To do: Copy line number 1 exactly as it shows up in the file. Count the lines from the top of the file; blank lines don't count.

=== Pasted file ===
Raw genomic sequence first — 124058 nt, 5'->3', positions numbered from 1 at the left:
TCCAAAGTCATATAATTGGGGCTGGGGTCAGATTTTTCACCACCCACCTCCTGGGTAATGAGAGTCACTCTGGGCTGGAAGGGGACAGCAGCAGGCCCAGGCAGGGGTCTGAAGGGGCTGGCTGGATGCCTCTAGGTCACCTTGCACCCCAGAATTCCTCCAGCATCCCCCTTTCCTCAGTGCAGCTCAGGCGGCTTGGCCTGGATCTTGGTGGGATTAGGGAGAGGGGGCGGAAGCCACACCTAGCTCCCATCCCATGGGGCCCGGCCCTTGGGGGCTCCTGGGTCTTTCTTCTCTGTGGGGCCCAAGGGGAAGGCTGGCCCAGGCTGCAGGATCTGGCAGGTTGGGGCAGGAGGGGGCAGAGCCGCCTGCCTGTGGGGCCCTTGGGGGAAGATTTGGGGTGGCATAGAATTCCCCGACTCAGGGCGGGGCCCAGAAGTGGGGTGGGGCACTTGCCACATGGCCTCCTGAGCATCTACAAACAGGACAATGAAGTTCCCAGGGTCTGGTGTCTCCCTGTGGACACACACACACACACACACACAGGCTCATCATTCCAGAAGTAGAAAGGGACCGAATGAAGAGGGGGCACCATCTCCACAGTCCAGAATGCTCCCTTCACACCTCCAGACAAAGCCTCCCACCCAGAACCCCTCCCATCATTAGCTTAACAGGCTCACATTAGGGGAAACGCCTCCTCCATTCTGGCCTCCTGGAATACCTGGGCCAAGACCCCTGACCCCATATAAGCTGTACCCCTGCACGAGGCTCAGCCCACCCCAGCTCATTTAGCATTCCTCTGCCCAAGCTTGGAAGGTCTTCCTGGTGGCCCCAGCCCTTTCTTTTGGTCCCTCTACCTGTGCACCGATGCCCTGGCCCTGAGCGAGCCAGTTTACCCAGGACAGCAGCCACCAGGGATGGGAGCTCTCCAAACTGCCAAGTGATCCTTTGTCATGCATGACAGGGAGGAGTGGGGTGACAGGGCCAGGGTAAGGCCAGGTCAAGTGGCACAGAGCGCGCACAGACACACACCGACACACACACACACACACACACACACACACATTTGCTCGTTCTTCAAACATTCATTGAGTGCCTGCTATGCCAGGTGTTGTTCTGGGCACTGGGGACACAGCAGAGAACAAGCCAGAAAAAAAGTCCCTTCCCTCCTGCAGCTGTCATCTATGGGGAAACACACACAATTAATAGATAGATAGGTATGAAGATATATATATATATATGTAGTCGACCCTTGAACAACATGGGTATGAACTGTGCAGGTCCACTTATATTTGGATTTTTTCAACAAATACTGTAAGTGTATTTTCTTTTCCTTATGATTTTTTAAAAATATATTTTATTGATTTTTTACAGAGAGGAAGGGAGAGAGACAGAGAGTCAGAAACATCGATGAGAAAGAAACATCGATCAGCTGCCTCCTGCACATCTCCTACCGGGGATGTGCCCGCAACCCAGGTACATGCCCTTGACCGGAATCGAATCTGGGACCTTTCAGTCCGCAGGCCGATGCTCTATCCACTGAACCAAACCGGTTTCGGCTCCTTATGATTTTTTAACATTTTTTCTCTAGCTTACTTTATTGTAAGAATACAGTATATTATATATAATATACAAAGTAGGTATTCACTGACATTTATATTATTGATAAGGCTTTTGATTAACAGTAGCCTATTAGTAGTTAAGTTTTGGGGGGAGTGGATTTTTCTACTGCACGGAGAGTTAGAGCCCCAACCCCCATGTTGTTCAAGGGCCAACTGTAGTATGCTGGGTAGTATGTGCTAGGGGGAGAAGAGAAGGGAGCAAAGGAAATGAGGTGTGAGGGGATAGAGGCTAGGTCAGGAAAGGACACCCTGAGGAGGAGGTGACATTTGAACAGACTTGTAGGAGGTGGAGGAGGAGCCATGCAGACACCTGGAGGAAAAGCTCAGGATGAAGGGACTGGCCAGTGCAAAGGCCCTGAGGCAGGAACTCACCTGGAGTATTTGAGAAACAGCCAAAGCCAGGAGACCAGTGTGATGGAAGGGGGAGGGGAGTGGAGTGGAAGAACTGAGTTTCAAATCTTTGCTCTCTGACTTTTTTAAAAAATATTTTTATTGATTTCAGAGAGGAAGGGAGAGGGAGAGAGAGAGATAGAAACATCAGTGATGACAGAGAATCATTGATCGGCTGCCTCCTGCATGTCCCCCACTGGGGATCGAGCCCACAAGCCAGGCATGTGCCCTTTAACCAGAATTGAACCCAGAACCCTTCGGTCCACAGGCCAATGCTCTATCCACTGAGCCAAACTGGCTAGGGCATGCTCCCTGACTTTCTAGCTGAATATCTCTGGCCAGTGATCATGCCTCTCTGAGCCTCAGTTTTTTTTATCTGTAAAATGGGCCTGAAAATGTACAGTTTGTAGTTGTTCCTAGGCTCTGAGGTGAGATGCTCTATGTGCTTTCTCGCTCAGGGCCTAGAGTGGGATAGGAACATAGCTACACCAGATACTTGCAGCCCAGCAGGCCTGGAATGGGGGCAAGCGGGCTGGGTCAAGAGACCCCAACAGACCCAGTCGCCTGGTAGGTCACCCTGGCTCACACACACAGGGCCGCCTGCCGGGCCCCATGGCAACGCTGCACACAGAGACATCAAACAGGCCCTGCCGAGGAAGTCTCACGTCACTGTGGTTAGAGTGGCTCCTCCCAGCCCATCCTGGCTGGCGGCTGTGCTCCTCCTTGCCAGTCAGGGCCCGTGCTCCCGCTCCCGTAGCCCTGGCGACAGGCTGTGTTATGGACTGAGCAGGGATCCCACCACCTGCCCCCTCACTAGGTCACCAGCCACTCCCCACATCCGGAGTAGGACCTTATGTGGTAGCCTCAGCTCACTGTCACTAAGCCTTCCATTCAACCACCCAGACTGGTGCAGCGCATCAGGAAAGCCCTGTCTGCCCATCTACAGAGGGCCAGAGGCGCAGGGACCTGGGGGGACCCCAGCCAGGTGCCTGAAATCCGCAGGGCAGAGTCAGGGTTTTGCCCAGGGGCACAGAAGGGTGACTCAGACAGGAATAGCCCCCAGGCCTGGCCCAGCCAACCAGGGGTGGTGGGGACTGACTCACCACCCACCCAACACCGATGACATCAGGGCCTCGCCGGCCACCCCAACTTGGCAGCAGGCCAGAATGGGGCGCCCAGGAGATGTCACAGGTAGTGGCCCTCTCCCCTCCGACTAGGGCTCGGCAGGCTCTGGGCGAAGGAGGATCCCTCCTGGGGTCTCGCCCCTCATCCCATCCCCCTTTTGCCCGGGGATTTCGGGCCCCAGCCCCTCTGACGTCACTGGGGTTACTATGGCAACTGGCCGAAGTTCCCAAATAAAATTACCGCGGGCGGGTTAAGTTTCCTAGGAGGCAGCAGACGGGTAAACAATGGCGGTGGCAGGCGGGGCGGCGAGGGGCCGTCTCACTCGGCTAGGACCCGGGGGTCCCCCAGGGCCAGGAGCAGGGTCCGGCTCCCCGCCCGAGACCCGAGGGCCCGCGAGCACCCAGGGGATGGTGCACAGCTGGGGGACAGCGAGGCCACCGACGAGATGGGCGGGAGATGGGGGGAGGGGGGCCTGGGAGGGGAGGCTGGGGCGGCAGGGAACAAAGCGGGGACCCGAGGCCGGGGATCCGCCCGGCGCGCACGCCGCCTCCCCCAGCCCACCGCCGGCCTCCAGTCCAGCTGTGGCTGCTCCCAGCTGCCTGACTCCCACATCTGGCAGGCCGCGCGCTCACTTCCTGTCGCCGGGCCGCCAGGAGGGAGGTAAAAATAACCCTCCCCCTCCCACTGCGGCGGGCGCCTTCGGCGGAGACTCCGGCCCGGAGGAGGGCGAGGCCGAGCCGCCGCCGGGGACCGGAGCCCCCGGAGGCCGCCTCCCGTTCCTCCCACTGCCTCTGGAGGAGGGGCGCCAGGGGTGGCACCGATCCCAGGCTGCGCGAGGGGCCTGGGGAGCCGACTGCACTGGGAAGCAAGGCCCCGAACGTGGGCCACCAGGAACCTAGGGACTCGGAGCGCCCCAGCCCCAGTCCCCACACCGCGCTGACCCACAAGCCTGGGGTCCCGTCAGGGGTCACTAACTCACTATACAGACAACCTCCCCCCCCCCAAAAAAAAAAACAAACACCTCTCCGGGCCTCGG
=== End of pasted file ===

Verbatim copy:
Raw genomic sequence first — 124058 nt, 5'->3', positions numbered from 1 at the left: